Pakistan took field in the 5th T20I with four players who could be classified as all-rounders – Aamer Jamal, Iftikhar Ahmed, Mohammad Nawaz and Shadab Khan. Jamal held his nerve in a splendid last over, while Iftikhar wrapped up his spell by just conceding 16 runs, including the timely wicket of Dawid Malan. Yet, among the quartet, only Shadab qualifies as a specialist bowler.

The jury is still out on Jamal, who has barely played any T20I cricket. However, it is evident that Pakistan only use Iftikhar and Nawaz as favourable match-up bowlers. In Australia, the pitches may not aid the spinners a lot. Playing two spinners in addition to Shadab may be a risky ploy.

Iftikhar and Nawaz’s batting abilities also seem slightly undercooked: Nawaz has been inconsistent, while Iftikhar’s batting tempo is a glaring issue. They may be better served including either a specialist batter to add depth or a specialist bowler who can fulfil a particular role.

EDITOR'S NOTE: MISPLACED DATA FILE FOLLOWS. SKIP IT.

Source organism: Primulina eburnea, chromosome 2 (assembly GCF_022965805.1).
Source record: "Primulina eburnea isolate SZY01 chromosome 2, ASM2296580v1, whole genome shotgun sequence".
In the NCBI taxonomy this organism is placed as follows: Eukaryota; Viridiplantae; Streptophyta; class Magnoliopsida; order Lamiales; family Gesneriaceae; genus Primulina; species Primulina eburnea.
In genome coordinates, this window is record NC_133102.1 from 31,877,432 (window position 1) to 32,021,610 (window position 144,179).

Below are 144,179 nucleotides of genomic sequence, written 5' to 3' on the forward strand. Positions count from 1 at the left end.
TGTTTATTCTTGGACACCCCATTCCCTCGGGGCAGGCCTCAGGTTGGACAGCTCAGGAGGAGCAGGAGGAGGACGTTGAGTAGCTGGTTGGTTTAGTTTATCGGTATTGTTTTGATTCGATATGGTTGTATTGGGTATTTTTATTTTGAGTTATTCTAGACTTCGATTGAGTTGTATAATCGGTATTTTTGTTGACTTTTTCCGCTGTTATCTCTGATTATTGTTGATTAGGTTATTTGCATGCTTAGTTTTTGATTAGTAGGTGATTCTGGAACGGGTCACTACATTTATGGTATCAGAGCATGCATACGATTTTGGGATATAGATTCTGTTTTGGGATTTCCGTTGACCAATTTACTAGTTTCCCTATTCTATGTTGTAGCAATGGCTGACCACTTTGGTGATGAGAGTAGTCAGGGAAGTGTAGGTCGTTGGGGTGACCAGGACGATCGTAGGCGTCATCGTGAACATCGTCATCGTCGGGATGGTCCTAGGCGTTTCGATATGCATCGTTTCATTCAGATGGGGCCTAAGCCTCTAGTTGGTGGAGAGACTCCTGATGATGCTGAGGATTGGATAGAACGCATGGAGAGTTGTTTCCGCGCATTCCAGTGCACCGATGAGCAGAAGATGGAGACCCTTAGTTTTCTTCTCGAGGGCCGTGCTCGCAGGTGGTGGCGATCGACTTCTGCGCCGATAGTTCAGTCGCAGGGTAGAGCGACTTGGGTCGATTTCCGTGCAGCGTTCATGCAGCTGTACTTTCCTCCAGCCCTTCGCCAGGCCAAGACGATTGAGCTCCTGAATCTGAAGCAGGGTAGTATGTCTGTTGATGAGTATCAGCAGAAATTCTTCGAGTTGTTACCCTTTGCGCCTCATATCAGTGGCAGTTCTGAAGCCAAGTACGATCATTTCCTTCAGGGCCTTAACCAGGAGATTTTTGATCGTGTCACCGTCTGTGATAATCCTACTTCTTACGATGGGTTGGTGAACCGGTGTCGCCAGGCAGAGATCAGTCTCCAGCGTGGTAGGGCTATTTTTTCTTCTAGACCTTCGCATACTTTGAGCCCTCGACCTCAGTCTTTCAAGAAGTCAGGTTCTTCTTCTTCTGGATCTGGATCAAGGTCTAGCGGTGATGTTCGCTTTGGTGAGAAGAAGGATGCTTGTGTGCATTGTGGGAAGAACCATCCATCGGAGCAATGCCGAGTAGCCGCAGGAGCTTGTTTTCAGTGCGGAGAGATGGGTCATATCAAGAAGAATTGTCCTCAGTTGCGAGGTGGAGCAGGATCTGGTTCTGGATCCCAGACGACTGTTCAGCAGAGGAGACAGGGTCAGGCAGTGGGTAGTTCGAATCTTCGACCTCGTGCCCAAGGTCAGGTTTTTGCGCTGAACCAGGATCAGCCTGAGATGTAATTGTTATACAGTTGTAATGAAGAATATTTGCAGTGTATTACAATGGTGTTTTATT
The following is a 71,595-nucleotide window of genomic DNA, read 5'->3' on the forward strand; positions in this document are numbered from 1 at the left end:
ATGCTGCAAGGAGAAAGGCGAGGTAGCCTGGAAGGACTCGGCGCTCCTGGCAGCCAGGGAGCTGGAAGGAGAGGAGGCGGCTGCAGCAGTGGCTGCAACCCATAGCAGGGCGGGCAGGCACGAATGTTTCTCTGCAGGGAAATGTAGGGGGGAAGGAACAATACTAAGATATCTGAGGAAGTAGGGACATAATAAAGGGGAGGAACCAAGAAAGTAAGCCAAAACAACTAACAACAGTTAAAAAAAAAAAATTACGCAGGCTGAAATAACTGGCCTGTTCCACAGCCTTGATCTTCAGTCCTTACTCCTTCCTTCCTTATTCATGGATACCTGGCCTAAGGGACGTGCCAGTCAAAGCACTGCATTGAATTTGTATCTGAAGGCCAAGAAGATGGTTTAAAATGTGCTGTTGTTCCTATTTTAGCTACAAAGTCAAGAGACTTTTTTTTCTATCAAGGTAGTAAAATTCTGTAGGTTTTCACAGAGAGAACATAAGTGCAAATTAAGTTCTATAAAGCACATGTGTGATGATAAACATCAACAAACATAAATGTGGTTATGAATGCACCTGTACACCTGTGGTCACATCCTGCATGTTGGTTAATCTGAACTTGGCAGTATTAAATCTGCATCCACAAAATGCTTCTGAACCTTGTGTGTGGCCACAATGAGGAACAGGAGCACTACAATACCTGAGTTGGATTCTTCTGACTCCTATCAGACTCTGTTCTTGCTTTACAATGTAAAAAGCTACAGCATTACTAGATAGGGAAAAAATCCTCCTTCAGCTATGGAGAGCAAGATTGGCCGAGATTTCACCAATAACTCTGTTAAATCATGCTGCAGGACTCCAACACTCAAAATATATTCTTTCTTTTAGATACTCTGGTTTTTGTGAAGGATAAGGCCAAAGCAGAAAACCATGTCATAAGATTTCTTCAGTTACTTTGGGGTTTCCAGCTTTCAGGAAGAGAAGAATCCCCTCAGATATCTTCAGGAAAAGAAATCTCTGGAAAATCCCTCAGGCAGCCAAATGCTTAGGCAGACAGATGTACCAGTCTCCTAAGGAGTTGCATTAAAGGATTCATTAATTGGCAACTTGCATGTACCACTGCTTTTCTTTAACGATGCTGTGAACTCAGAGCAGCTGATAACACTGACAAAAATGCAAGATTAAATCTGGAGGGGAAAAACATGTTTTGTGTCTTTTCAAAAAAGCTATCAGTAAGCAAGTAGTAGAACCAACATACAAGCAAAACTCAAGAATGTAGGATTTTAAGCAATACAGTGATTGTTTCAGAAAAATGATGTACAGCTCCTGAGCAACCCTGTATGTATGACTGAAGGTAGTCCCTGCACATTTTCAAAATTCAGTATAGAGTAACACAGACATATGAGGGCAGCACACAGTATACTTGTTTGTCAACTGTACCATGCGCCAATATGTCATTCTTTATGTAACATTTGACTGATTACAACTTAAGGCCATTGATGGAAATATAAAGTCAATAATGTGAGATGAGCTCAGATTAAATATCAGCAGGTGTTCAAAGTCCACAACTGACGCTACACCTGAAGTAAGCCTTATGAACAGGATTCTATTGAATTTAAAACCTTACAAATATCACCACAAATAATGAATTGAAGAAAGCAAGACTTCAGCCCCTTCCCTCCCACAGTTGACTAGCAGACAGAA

Having different options is not perceived as a vice, but having too many options can be an impediment. Unless Pakistan figure out a way to balance out their eleven, they could find that out the hard way.

What is Pakistan’s best batting approach?

Pakistan’s Asia Cup campaign was dominated by discussions around their strike rate. Babar Azam and Mohammad Rizwan seemed to bat too sluggishly, and Pakistan did not fully utilise the batting resources at their disposal. Quite often, the top order would chew up deliveries and leave the middle order with the unenviable task of making a massive impact in a very short space. In this series, things have changed a little.

Babar and Rizwan have tried being more aggressive at the top of the order. The chase in the 2nd T20I drove that point home, wherein both returned unbeaten and made a tall target look routine. The other two wins, though, came when Rizwan has held the batting together to ensure Pakistan reached a par score.